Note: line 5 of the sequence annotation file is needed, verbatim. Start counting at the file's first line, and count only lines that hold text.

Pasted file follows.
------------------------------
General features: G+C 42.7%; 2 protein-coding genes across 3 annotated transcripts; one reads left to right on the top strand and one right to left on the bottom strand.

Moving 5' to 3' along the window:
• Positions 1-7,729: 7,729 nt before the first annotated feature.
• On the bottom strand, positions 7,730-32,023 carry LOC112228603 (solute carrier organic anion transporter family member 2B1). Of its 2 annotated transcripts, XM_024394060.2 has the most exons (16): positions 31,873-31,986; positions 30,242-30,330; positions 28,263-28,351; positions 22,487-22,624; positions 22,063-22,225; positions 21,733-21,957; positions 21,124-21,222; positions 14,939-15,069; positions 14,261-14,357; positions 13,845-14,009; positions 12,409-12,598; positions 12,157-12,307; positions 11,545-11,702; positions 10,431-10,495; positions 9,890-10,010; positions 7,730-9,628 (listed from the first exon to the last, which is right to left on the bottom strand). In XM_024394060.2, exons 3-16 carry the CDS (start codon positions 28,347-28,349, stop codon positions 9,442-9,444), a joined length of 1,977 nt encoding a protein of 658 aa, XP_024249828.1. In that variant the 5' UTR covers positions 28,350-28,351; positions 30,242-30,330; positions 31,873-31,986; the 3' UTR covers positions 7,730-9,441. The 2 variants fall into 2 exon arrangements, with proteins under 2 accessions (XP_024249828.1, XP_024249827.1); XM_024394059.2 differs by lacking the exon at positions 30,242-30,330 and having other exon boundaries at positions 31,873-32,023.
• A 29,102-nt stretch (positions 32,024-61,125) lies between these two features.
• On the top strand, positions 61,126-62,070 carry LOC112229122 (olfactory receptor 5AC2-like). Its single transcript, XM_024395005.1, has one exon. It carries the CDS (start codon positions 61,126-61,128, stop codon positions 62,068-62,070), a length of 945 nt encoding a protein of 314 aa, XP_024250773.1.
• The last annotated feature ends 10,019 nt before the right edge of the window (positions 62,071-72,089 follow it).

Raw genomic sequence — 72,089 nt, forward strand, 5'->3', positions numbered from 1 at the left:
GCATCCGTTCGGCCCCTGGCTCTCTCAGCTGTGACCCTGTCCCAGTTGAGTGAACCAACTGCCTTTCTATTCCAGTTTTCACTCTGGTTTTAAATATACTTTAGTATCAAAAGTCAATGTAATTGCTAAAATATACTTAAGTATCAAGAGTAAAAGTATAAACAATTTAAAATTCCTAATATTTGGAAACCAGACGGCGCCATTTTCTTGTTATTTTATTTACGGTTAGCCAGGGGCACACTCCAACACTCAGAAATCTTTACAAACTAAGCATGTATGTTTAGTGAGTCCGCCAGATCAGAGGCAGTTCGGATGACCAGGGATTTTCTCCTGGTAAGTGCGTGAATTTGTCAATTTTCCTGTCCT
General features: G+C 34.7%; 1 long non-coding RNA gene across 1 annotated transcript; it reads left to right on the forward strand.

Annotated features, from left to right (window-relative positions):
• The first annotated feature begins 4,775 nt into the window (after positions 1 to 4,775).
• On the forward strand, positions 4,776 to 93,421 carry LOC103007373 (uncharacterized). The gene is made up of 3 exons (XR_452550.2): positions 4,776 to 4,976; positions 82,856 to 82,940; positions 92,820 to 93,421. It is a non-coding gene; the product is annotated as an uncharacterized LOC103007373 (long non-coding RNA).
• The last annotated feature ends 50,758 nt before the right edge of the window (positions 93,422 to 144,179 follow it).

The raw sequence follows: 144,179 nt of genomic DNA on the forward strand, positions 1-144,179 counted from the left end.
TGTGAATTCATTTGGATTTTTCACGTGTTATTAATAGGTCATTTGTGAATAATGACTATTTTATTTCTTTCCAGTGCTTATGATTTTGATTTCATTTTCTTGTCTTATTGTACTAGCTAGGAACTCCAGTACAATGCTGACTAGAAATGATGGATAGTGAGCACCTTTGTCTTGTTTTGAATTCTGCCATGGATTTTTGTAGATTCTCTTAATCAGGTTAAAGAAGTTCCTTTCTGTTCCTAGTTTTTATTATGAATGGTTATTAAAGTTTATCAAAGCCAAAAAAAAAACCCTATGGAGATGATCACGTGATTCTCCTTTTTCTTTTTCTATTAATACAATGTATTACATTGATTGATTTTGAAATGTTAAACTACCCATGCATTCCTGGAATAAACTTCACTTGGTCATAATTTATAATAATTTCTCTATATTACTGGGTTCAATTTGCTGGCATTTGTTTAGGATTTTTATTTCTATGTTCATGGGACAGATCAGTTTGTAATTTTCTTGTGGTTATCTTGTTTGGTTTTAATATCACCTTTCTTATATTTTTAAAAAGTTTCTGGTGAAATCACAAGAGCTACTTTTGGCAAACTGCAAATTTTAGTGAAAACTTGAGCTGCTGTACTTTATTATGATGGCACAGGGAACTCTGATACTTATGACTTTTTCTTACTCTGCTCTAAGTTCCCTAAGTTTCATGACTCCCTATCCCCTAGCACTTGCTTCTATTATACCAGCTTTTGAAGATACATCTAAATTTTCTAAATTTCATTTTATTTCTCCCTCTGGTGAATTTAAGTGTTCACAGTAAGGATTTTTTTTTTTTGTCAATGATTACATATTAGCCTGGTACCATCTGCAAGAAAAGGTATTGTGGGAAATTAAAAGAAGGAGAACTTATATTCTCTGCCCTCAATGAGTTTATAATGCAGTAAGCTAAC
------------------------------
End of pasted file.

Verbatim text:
• A 29,102-nt stretch (positions 32,024-61,125) lies between these two features.